Ukraine’s Grain Harvest Advances 31% from Last Year: Ministry

The grain harvest was 35.6 million tons as of Friday for the season that started July 1, Ukrainian Agriculture Ministry says in a statement on website.

  • A jump for the second week in a row came largely from an bumper corn harvest, which is already 5.8m tons vs about 1m tons for the same period last year
  • The volume of harvested wheat and barley remain the same as last week – 22.2m tons and 5.9m tons, respectively
  • Sunflower seed harvest increases to 9m tons, which is double the same period a year ago
  • Soybean harvest is so far 3.8m tons vs 1m tons a year ago
  • Sugar beets harvest is 4.6m tons vs 2.6m tons year ago

Malaysia Says 2024 Palm Oil Output to Rise as Labor Issues Ease

Malaysia’s palm oil production is expected to increase next year as labor conditions return to pre-pandemic levels and on minimal impact from El Niño, according to finance ministry reports released with the 2024 spending plan.

  • An increase in matured area, particularly in Peninsular Malaysia, and higher extraction rates from more frequent harvesting to support growth
  • Crude palm oil price forecast to average 4,000 ringgit to 4,500 ringgit/ton, partly due to higher demand and lower output from other vegetable oils
  • Other agriculture and livestock sectors are set to expand further on efforts to strengthen food security and modernize
  • Rubber sector poised to gain on better labor supply and more tapping activities by smallholders after government initiatives to boost income
  • Overall exports of agriculture goods forecast to rise by 1.7%
  • Tax export duty collection from crude palm oil forecast at 772 million ringgit in 2024, compared with an estimated 719 million in 2023
  • Collection from windfall profit levy from palm oil forecast at 1.02 billion ringgit in 2024, compared with an estimated 922 million in 2023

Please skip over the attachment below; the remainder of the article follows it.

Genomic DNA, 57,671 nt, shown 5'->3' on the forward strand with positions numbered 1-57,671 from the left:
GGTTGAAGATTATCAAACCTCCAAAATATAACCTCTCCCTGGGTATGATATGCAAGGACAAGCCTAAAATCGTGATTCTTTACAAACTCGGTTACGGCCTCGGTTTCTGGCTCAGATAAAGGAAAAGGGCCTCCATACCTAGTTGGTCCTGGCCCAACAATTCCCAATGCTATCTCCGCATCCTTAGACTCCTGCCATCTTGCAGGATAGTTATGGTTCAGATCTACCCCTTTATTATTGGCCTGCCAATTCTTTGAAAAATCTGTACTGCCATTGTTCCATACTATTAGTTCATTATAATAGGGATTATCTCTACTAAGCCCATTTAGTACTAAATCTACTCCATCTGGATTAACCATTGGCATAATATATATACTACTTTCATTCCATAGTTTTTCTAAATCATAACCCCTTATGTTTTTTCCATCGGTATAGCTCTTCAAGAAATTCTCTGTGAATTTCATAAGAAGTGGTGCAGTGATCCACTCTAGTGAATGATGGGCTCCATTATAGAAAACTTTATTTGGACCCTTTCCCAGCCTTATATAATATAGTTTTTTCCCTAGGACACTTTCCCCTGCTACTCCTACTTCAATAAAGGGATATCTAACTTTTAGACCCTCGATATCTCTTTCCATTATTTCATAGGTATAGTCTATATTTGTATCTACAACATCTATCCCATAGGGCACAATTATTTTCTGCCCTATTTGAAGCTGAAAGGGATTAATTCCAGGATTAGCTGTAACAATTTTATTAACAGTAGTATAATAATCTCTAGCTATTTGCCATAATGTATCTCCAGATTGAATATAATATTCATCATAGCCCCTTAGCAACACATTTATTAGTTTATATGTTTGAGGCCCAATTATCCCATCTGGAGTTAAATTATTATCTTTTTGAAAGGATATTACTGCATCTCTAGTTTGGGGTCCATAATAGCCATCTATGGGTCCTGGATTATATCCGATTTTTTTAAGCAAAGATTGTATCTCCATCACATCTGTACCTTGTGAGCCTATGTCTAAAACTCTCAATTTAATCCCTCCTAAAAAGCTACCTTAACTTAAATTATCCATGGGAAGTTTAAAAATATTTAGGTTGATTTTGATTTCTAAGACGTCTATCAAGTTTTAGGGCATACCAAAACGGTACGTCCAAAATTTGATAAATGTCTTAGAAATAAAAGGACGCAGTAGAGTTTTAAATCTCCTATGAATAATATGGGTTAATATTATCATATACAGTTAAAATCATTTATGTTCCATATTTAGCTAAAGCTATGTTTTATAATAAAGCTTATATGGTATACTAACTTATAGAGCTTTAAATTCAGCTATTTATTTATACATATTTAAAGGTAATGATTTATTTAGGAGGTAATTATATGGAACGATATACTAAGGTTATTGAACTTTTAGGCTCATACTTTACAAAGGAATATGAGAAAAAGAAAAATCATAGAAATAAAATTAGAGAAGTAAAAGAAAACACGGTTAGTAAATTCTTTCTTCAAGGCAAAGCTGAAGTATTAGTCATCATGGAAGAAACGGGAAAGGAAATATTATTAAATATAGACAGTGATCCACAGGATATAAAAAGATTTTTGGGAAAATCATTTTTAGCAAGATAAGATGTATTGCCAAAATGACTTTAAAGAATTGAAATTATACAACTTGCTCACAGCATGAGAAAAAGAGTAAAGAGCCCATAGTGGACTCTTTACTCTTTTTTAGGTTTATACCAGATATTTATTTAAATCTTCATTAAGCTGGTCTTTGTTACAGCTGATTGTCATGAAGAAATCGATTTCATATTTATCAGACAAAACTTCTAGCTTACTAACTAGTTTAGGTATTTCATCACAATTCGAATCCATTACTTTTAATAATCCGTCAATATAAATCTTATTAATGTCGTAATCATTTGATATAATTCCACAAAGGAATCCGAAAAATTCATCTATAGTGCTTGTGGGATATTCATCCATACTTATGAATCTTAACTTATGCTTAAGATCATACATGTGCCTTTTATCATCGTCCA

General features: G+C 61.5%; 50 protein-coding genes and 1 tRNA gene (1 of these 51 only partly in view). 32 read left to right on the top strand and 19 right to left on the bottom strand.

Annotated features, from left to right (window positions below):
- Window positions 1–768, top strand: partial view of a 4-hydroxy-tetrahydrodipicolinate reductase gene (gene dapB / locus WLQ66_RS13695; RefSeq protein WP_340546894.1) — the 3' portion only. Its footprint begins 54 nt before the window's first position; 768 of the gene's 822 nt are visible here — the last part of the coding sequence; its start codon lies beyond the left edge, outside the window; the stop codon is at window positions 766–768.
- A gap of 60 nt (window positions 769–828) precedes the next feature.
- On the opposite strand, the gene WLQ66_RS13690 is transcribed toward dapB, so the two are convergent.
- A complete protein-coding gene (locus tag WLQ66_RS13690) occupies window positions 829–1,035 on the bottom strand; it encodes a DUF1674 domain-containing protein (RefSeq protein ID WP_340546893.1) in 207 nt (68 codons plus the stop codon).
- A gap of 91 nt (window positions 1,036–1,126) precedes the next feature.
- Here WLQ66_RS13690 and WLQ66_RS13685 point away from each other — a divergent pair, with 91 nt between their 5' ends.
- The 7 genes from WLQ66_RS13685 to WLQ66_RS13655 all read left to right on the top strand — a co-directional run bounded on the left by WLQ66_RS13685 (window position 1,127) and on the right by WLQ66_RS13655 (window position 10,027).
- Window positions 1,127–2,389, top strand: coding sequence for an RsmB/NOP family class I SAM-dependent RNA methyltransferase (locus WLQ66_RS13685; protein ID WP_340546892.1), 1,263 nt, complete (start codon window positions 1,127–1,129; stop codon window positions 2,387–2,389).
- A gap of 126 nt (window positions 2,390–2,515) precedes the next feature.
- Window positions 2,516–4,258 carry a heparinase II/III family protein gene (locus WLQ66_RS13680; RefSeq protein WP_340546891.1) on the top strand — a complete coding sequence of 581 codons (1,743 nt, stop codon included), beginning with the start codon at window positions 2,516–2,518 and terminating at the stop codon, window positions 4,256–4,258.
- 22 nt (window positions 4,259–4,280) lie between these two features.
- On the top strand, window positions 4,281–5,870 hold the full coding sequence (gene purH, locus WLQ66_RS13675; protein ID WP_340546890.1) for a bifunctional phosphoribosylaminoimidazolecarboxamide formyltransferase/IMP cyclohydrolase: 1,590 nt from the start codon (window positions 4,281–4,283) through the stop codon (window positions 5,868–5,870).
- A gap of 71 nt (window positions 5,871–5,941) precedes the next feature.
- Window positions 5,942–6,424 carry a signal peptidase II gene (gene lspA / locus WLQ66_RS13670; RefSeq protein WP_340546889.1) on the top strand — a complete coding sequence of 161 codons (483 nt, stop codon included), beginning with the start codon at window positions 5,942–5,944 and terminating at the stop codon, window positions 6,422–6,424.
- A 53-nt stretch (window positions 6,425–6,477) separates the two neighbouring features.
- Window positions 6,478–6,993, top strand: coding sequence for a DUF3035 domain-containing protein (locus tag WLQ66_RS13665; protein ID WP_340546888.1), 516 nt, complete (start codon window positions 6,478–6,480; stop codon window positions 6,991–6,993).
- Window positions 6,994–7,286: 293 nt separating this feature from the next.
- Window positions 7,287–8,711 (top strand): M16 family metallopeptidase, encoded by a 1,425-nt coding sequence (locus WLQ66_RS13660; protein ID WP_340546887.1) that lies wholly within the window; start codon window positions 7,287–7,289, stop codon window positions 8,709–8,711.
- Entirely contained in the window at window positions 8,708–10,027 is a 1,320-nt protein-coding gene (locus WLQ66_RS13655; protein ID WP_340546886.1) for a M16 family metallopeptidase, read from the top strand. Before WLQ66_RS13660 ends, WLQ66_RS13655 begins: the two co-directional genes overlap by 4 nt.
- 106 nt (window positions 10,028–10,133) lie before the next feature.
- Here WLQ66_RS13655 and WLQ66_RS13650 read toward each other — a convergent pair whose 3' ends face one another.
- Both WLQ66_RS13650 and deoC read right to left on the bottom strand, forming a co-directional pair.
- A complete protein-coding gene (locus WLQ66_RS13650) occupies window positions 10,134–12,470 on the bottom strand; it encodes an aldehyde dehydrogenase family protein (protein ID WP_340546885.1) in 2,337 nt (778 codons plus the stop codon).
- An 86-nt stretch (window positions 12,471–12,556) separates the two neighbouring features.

French Soft-Wheat, Winter-Barley Sowing Pace Trails ‘22: AgriMer

Some 17% of the French soft-wheat crop was planted as of Oct. 9, holding behind last year’s pace, according to weekly data from FranceAgriMer.

  • That compares with 3% last week and 19% a year earlier
  • The corn harvest pace also trails 2022

Indonesia Expects CPO Trading on ICDX to Start on Oct. 23

As many as 18 companies are ready to start trading CPO on the Indonesia Commodity and Derivatives Exchange, also known as ICDX, says Head of Bappebti Didid Noordiatmoko at the launch ceremony on Friday.

  • Six rupiah-denominated contracts will be offered in three trading sessions from Mondays to Fridays
    • They include sustainable CPO certified by RSPO and ISPO
  • Contracts are for deliveries to Belawan and Dumai ports in Sumatra
  • Govt is considering incentives for companies trading CPO at the exchange
  • Next, Bappebti will focus on monitoring and regulating futures contracts of so-called strategic commodities including coffee, cocoa, rubber, and nickel

US Miss. River Grain Shipments Rise, Barge Rates Decline: USDA

Barge shipments down the Mississippi river increased to 386k tons in the week ending Oct. 7 from 377k tons the previous week, according to the USDA’s weekly grain transportation report.

  • Barge shipments of corn fell 27% from the previous week
  • Soybean shipments up 53.1% w/w
  • St. Louis barge rates were $25.62 per short ton, a decline of $12.53 from the previous week

Top Ethanol Maker Says US States Should Embrace Carbon Pipelines

The world’s biggest maker of corn ethanol says US states that don’t embrace efforts to capture and store greenhouse gases risk being “left behind.”

Poet LLC said in a statement Thursday it remains committed to the technology even after a 1,300-mile pipeline project it’s backing to ship carbon dioxide across the Midwest suffered a major setback this week amid public resistance.

“States that are slow to adopt these technologies risk being left behind,” South Dakota-based Poet said in the statement.

Projects to trap emissions from ethanol factories are crucial for the industry to cash in on tax credits in President Biden’s landmark climate bill and have attracted big Wall Street investments. Yet efforts to build pipelines to ship the carbon dioxide are running aground in the face of opposition from a broad coalition of environmentalists, farmers and landowners.

The developer building the pipeline Poet is backing, Navigator CO2, withdrew its application Tuesday for a permit in Illinois, saying it needs to rethink the route for the project that would ship emissions from factories across five Midwest states. South Dakota regulators rejected Navigator’s request for a permit last month.

An even bigger carbon dioxide pipeline proposed by Iowa-based Summit Carbon Solutions was denied a permit by North Dakota in August. Summit is asking officials to reconsider the decision.